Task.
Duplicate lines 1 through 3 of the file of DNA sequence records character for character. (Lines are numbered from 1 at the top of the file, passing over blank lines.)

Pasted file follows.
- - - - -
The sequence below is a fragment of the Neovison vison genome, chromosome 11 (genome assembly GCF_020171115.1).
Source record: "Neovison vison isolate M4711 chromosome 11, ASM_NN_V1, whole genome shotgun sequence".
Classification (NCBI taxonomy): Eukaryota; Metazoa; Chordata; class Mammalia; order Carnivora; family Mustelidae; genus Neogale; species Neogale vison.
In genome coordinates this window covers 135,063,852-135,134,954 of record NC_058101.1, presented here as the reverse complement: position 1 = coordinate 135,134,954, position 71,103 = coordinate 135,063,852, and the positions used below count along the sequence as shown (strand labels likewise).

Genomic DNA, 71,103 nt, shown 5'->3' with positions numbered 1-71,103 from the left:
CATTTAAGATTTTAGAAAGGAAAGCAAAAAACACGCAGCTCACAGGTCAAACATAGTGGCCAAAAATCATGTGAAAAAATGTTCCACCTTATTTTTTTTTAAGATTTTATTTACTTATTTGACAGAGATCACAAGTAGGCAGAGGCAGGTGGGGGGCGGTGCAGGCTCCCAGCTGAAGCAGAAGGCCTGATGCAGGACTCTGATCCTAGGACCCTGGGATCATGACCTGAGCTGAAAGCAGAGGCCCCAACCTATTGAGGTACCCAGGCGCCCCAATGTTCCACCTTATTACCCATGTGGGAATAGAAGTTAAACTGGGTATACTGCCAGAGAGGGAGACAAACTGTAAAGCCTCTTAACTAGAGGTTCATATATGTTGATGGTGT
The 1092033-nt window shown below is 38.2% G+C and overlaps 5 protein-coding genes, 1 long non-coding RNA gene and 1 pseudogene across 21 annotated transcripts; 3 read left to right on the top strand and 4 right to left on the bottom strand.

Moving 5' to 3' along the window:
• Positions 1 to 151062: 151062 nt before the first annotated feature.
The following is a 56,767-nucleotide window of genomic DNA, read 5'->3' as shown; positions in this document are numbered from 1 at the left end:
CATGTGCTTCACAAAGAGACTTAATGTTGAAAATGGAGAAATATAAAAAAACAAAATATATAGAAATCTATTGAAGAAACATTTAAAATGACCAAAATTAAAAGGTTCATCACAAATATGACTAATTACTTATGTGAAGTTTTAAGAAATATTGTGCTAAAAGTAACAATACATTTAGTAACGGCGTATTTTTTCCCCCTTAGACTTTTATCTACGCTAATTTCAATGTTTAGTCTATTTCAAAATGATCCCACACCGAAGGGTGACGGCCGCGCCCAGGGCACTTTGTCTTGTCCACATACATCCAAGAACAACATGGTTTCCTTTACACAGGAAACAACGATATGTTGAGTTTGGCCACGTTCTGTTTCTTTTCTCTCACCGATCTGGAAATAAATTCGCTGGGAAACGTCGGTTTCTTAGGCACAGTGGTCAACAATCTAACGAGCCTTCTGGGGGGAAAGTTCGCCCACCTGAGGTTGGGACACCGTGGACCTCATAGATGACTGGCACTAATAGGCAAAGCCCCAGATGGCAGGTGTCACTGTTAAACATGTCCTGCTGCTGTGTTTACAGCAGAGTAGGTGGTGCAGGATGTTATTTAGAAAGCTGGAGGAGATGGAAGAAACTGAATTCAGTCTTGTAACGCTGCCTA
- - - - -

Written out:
The sequence below is a fragment of the Neovison vison genome, chromosome 11 (genome assembly GCF_020171115.1).
Source record: "Neovison vison isolate M4711 chromosome 11, ASM_NN_V1, whole genome shotgun sequence".
Classification (NCBI taxonomy): Eukaryota; Metazoa; Chordata; class Mammalia; order Carnivora; family Mustelidae; genus Neogale; species Neogale vison.